By rights this belongs on either the Digital-Rag or on my Blog. Maybe I'll copy it there too - it is a lesson in the evolution of the internet and web sites but it specifically is about my own personal trek, so here is where it starts.
This (richard.pacdat.net) web site is the latest of many sites I've been involved in to move from one of the first "page generation" web production facilities to one of the latest crop of open-source CMS systems. The old system was Frontpage from Microsoft, starting with Frontpage98 and progressing through to Frontpage 2002. Prior to that I did all sites by hand, crafting HTML with a text editor. The evolution of page creation systems progressed quickly. Today we have things like Adobe's DreamWeaver and all manner of others - but when I started looking there really wasn't much to choose from. In fact, one of the first major sites I was involved in was a re-publishing of material originally set up for a paper catalogue and we had to write software for it from scratch to make it viable.
This one site created about 5000 new pages of content, all interlinked and with menus, etc., each week - real estate listings. The software we put together for this one purpose took in the publisher's file and put out all the new pages in about 2 minutes elapsed time - and this was on hardware that was vintage 1994 - Pentium 90s and such. But this was a "one-off" project - not useable for other sites - but a portent of things to come it turned out. It created a whole site in 2 minutes once per week from a primitive database. Today's CMS systems do individual pages on demand from a SQL database.
I wanted something that would keep the menus straight as pages were added manually, much as the automated system re-built the menus each week. I'd hand-tweeked the old Digital Rag menus each month and was not looking forward to having to teach others how to do them. A couple of years went by where I was too busy with being MIS manager and doing marketing for others. The next time I looked the crop had grown a bit - but most still didn't do what I wanted. Then Microsoft purchased a product from a small company, Vermeer, called FrontPage.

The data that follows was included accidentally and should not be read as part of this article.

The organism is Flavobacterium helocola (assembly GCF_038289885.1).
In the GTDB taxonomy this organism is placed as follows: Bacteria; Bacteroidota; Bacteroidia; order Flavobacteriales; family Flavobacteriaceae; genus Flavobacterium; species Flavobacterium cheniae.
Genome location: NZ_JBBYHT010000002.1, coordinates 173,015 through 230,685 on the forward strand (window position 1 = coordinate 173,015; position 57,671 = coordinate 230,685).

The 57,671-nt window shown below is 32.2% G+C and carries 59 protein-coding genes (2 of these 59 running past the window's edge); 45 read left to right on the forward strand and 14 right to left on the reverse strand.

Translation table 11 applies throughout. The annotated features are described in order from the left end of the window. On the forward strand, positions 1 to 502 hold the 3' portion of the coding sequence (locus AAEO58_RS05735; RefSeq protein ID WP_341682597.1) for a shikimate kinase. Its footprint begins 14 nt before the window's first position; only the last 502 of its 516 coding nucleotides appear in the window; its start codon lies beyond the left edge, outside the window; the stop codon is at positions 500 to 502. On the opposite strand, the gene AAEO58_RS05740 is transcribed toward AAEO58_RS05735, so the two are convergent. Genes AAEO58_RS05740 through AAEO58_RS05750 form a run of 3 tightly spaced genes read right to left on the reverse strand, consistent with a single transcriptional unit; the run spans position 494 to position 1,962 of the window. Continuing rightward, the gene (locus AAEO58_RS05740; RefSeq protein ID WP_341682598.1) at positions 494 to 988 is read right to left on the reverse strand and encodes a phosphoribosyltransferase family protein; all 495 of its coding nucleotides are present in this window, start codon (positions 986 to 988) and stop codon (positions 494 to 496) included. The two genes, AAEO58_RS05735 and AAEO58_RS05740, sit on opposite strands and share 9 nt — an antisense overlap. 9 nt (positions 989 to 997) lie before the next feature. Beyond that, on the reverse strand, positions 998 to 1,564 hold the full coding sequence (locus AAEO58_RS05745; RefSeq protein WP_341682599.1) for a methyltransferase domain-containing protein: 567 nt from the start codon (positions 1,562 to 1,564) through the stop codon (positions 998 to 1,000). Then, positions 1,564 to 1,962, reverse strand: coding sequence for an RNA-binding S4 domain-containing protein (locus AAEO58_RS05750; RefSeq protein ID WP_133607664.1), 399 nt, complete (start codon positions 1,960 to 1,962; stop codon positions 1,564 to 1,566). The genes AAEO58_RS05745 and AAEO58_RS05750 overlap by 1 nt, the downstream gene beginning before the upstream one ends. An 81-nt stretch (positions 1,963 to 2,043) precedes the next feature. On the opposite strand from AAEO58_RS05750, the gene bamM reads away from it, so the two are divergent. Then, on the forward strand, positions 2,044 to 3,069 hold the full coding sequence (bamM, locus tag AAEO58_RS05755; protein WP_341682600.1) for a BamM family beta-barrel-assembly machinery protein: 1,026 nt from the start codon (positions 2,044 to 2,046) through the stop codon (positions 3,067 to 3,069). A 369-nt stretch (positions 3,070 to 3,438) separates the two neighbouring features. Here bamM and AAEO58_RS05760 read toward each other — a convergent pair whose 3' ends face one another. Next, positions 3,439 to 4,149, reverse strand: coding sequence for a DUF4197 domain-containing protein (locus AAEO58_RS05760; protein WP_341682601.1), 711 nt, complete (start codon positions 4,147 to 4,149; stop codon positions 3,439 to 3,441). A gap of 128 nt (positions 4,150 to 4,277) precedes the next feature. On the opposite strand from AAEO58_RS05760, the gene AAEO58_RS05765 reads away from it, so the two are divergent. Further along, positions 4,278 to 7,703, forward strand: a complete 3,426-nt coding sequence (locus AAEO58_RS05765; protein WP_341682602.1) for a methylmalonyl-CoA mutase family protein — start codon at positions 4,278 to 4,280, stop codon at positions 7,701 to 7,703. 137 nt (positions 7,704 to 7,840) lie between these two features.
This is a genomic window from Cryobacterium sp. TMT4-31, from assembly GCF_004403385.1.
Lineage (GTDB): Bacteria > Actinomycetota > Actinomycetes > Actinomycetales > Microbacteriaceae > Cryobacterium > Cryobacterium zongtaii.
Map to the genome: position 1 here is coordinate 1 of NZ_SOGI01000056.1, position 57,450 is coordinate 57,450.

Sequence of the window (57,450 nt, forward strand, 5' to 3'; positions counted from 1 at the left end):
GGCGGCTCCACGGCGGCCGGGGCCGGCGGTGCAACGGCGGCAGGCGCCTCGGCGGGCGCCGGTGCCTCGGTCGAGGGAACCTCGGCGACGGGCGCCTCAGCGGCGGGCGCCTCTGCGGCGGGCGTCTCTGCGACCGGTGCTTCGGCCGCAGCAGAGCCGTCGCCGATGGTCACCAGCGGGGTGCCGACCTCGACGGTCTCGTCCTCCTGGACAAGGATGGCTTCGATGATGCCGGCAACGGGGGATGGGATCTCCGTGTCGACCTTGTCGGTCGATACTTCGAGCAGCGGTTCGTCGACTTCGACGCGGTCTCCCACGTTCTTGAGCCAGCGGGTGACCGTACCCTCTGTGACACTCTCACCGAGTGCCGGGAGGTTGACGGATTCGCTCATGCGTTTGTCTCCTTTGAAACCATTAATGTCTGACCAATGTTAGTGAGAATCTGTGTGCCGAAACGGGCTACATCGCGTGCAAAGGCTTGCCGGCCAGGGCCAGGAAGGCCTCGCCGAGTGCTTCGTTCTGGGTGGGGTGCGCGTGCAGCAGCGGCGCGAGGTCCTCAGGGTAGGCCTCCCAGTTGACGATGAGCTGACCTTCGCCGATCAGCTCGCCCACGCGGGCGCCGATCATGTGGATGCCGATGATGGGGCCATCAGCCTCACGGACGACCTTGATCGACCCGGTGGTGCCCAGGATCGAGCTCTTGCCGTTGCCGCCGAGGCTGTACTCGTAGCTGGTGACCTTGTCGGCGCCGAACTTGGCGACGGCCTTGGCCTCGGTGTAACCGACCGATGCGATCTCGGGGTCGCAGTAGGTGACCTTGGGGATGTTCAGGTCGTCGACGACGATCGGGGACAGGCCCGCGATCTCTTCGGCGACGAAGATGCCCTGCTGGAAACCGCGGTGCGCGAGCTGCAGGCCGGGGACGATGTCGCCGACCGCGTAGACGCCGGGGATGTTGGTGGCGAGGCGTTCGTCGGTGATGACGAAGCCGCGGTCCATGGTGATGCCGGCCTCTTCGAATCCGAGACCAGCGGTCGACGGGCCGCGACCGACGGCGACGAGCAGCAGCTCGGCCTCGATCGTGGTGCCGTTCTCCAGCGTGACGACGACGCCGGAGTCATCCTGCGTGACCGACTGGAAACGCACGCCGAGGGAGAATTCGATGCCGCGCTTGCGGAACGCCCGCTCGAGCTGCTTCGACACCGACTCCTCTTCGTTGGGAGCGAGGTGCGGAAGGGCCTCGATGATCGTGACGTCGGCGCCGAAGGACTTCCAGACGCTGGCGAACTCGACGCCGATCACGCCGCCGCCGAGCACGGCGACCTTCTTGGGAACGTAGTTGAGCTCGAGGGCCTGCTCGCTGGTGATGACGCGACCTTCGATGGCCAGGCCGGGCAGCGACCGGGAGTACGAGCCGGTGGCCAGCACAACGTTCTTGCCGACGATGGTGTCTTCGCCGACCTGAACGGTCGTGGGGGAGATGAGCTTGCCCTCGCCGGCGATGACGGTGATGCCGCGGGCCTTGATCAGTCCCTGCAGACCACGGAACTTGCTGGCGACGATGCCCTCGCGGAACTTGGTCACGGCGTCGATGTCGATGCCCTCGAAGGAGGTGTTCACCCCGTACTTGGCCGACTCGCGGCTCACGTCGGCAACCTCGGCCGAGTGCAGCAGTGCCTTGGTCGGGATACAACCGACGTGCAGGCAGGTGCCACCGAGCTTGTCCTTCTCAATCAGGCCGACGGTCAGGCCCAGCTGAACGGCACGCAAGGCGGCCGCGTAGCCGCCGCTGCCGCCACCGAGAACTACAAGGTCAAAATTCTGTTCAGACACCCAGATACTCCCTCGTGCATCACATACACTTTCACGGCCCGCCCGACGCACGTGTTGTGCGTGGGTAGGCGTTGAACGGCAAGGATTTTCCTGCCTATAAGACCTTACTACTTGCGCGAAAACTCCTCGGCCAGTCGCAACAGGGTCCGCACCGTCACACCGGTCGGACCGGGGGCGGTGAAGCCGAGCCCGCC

I chose Frontpage because at the time I could not find anything that came even close to the utility it had for allowing otherwise untrained HTML editors (webmasters) to edit and update a site once it was initially laid out. All the hosting I've done of these sites has been on Unix/Linux systems - where the orginal web grew up, and Microsoft had created a kit that allowed Apache to do what was necessary on the server to deal with things like authentication of external editors (without having to add them to the underlying system's password system) and various extra facilities such as indexing and search update without creating special scripts and such. Microsoft's own server, IIS, was only just starting to be created at that time.
You see, even back in the late '90s I was telling people that just having a "static" web site - really nothing more than an online brochure - was not going to be enough to attract and keep the attention of the potential customers and the various methods they would use to find the sites. Search engines were just starting to crawl the web, indexing it for search. The basic premise was that if a site remained the same, then the engine did not come back as frequently. If it had changed each time the crawler came, then the crawler came more often.
Allowing and encouraging people to add content consistently to their site was the intention. By building a "magazine" style of site - similar to my first site, the Digital Rag at Wimsey, the episodic nature of many businesses and organizations built up a huge following and history of information and comment.
This was before the advent of social sites where all and sundry are encouraged to come to the site and contribute.
Today we go much farther...